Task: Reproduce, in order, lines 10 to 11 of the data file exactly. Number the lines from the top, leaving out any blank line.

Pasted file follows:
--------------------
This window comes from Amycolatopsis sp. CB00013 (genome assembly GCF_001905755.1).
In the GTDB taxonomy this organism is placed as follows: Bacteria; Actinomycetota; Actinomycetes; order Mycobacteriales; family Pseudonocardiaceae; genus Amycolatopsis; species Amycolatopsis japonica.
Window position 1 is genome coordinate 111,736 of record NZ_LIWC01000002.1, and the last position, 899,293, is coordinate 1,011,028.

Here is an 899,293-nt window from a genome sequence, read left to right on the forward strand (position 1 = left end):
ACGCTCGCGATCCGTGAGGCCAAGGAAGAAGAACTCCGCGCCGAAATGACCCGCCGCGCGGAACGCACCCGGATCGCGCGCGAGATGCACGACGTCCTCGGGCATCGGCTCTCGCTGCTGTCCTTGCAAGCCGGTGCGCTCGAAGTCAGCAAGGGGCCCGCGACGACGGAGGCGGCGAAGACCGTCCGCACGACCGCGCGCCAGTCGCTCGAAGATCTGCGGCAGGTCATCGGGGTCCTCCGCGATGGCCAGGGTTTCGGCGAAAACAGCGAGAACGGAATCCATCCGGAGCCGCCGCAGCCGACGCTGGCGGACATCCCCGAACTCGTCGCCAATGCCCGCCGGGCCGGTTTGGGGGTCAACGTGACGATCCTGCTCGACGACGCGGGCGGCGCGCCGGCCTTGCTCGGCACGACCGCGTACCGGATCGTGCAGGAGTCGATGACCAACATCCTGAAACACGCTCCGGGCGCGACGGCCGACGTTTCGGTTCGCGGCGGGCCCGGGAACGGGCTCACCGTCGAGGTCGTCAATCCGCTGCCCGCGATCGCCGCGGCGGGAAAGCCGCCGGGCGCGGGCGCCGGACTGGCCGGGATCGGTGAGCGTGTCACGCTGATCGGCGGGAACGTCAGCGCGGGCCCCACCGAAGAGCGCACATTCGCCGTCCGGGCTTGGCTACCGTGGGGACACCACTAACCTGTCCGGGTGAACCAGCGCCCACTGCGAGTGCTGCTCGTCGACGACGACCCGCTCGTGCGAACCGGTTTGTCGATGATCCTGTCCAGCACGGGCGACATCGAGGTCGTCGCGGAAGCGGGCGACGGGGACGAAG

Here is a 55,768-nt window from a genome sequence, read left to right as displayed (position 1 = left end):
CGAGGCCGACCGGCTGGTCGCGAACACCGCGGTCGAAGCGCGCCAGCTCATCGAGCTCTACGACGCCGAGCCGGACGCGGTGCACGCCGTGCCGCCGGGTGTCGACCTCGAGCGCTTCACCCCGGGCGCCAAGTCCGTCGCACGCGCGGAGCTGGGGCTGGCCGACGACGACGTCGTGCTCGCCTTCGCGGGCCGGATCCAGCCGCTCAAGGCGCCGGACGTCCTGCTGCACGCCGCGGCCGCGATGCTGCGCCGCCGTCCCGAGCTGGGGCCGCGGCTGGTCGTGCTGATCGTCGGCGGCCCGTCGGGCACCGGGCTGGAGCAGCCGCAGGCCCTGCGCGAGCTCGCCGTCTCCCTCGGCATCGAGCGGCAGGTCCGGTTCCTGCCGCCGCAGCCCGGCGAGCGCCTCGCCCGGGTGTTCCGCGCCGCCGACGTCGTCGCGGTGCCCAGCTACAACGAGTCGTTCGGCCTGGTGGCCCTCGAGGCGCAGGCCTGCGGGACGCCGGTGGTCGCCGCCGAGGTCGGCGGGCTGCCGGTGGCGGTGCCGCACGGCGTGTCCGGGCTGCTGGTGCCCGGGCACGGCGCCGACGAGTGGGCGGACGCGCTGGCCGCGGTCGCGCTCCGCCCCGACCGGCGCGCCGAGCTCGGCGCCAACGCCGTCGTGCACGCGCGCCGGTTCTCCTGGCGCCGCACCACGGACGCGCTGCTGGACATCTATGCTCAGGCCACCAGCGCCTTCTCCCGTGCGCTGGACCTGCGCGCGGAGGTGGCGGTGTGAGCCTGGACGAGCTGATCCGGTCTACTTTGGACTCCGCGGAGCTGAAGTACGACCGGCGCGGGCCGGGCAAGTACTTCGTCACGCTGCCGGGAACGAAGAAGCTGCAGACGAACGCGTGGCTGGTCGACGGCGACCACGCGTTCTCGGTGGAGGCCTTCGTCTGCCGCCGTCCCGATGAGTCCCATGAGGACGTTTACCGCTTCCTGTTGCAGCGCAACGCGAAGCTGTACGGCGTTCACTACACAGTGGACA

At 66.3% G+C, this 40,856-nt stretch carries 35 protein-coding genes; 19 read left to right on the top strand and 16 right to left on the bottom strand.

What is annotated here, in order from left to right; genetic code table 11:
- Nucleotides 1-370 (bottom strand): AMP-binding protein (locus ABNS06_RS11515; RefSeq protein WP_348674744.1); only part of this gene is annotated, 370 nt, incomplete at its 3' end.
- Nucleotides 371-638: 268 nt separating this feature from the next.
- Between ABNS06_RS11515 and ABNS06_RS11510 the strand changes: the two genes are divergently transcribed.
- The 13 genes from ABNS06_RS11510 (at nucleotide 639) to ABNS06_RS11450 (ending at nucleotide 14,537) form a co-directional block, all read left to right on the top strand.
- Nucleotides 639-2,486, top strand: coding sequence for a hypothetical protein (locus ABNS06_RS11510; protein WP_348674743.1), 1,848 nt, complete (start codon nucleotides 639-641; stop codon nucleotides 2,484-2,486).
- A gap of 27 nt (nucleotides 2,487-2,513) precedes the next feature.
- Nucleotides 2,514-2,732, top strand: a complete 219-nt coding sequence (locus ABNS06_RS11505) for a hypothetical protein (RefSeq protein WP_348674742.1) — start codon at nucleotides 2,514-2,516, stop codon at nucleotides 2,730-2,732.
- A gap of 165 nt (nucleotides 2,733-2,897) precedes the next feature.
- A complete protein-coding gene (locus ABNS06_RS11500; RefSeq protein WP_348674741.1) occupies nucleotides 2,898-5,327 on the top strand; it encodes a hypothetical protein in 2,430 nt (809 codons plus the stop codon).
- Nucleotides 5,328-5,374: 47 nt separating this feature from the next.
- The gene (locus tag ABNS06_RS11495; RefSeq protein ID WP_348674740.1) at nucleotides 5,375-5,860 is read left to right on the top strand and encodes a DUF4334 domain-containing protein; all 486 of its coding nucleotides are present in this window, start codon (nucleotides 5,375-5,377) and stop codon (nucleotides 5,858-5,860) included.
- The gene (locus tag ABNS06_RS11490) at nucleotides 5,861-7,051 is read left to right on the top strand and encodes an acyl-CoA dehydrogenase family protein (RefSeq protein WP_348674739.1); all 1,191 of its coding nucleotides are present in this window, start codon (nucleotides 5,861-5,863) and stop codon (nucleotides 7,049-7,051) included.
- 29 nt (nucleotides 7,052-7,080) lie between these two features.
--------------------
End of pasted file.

- Nucleotides 1-370 (bottom strand): AMP-binding protein (locus ABNS06_RS11515; RefSeq protein WP_348674744.1); only part of this gene is annotated, 370 nt, incomplete at its 3' end.
- Nucleotides 371-638: 268 nt separating this feature from the next.